|Re: Why C is much slower than Fortran firstname.lastname@example.org (Daniel Barker) (1999-04-18)|
|Re: Why C is much slower than Fortran email@example.com (Thomas Elken) (1999-04-29)|
|Problems with "ANSI aliasing" [was: Why C is much slower ..] firstname.lastname@example.org (1999-04-30)|
|Re: Problems with "ANSI aliasing" [was: Why C is much slower ..] email@example.com (1999-05-03)|
|Re: Problems with "ANSI aliasing" [was: Why C is much slower ..] firstname.lastname@example.org (1999-05-07)|
|From:||email@example.com (Thomas R. Truscott)|
|Date:||30 Apr 1999 22:50:35 -0400|
|Organization:||SAS Institute Inc.|
|References:||<3710584B.1C0F05F5@hotmail.com> <7etenl$nk5$1@alexander.INS.CWRU.Edu> 99-04-048 99-04-105|
|Keywords:||C, Fortran, performance|
> -Ofast is really a bundle of compiler options:
> The important one for this discussion is:
> TYPED or NO_TYPED TYPED specifies that pointers of
> distinct base types are assumed to
> point to distinct, non-overlapping
This is a nice concept, but I think for this option to be usable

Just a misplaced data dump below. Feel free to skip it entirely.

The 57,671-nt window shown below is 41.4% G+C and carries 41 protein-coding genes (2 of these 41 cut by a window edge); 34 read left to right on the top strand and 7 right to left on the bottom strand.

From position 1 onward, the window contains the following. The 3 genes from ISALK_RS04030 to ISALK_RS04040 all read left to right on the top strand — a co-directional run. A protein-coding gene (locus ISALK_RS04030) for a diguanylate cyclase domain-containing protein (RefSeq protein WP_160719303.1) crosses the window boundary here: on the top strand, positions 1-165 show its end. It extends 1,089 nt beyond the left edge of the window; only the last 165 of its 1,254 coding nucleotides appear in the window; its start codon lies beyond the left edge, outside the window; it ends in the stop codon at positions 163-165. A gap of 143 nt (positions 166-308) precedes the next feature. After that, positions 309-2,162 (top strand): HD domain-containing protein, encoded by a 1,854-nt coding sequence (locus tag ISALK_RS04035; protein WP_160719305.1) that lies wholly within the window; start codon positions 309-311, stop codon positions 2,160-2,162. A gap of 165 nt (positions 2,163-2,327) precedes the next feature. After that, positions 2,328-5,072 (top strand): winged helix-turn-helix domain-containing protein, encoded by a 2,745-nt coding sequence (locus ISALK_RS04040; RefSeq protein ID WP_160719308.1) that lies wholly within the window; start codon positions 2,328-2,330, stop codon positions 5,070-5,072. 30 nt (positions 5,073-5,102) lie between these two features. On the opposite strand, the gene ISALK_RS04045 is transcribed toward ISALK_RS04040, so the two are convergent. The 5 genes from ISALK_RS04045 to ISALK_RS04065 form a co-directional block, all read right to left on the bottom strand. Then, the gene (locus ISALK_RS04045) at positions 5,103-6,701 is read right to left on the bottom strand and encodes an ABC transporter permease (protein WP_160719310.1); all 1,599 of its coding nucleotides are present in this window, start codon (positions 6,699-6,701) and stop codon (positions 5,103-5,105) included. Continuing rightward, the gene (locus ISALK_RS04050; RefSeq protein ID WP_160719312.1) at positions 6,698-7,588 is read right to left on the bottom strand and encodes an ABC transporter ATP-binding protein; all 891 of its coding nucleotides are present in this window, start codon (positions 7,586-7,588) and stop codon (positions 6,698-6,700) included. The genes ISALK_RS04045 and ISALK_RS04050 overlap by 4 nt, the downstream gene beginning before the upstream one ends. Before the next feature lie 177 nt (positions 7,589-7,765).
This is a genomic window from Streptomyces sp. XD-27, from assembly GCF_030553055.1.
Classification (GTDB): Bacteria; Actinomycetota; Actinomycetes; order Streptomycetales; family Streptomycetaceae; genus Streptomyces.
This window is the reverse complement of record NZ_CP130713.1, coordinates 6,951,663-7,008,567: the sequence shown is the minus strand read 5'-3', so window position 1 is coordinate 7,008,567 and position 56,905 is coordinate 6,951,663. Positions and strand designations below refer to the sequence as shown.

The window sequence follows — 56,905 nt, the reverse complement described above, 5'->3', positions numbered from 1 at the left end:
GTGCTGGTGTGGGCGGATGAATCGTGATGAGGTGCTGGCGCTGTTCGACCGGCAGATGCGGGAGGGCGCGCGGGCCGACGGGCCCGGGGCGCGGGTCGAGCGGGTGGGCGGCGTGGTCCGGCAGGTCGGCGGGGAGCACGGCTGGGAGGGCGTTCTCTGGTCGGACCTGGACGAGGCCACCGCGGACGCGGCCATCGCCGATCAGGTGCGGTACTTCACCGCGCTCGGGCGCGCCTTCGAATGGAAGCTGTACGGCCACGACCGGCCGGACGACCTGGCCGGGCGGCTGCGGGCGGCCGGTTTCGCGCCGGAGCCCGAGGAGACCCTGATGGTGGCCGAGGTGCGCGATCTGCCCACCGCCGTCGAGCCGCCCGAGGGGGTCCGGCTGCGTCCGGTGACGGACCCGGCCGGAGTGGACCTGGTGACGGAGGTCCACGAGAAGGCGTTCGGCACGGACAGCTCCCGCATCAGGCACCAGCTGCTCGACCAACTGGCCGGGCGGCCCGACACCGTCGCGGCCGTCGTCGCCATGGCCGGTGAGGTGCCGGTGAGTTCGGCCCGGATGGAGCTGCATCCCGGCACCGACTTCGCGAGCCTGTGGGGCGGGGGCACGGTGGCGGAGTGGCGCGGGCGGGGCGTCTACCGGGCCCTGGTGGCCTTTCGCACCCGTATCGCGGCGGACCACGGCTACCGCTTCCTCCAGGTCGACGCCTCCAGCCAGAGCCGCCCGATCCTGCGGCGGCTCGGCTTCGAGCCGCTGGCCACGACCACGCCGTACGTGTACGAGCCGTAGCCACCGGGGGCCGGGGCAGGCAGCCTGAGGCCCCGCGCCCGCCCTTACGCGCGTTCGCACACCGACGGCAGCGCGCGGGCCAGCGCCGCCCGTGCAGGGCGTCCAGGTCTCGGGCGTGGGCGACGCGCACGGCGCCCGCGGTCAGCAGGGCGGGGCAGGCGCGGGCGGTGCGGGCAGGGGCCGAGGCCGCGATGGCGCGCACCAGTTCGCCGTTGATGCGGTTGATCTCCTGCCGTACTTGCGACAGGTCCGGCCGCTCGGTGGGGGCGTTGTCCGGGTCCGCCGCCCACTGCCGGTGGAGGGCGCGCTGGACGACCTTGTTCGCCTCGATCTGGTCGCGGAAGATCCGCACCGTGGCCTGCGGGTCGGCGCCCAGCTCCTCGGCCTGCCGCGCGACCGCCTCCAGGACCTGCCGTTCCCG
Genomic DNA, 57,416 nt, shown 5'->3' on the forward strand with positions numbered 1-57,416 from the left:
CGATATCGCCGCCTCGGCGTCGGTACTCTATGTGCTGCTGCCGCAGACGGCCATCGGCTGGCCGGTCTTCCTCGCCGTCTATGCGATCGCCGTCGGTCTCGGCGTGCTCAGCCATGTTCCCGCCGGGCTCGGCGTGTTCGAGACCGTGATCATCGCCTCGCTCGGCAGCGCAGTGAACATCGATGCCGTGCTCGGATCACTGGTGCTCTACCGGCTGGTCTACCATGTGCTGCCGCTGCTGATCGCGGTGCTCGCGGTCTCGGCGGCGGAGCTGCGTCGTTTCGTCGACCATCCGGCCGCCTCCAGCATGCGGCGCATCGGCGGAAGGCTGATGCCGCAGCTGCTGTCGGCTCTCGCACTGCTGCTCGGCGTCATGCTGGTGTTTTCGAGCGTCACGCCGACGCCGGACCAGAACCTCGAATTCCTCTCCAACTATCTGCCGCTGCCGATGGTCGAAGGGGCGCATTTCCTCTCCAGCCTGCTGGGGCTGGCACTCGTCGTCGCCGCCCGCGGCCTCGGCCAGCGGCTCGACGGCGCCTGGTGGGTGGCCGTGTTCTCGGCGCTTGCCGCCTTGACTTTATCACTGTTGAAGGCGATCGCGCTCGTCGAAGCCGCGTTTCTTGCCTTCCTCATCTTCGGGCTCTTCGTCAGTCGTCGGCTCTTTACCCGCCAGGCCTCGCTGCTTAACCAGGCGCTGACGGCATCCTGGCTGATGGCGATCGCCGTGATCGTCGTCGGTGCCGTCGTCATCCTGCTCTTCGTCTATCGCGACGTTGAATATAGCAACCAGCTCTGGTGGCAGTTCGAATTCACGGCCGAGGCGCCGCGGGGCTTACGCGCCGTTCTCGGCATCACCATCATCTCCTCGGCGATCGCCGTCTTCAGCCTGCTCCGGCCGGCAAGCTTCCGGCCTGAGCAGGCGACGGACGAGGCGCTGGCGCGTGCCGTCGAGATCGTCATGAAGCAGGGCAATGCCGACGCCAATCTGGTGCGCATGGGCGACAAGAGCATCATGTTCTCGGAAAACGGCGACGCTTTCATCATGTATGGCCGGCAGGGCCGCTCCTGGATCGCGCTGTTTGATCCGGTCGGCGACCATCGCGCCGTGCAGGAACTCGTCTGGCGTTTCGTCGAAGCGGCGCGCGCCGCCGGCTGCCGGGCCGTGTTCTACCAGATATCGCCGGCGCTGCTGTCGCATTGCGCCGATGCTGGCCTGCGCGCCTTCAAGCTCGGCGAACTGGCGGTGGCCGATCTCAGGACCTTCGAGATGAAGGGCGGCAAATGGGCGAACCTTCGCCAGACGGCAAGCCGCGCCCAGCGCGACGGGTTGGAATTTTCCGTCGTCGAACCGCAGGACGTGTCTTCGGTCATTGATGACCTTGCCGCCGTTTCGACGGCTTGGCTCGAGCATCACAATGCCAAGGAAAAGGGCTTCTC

in large-ish programs two more things are needed:
(1) A variant (e.g -OPT:alias=typed_check) which generates
a run-time check that the assumption above is correct.
With this, whenever the compiler takes advantage of alias=type it also
adds code to trap if there is actually an overlap. The user can then
run the program on various test inputs and gain some confidence that
this optimization is safe.
(2) A most conservative rule than what is stated above.
For starters, one should not assume that a "void *"
can point only to an object of type void.
And similarly for "char *" and other pointers to objects of size 1,
since people often use those rather than "void *".
Also, a pointer cast to another type should not be assumed
to be distinct from the original pointer. An artificial example:
foo = 1;
if (*(short *)&foo == 1)
The base type of &foo is long, and the base type of (short *) is
short, so by the rule above the compiler may assume they point to
distinct non-overlapping objects. In particular the compiler is free
move the assignment "foo = 1;" after the "if" statement, or as an
extra optimization it might declare the assignment dead and eliminate
Other vendors have similar "ANSI alias" options, and whenever I have
tried them (on a large collection of software at the company where I
work), problems have arisen. When I point out the specific problems
to the vendors, they tell me to turn off the option. I have concluded
from this that these options are intended to speed up benchmarks, not
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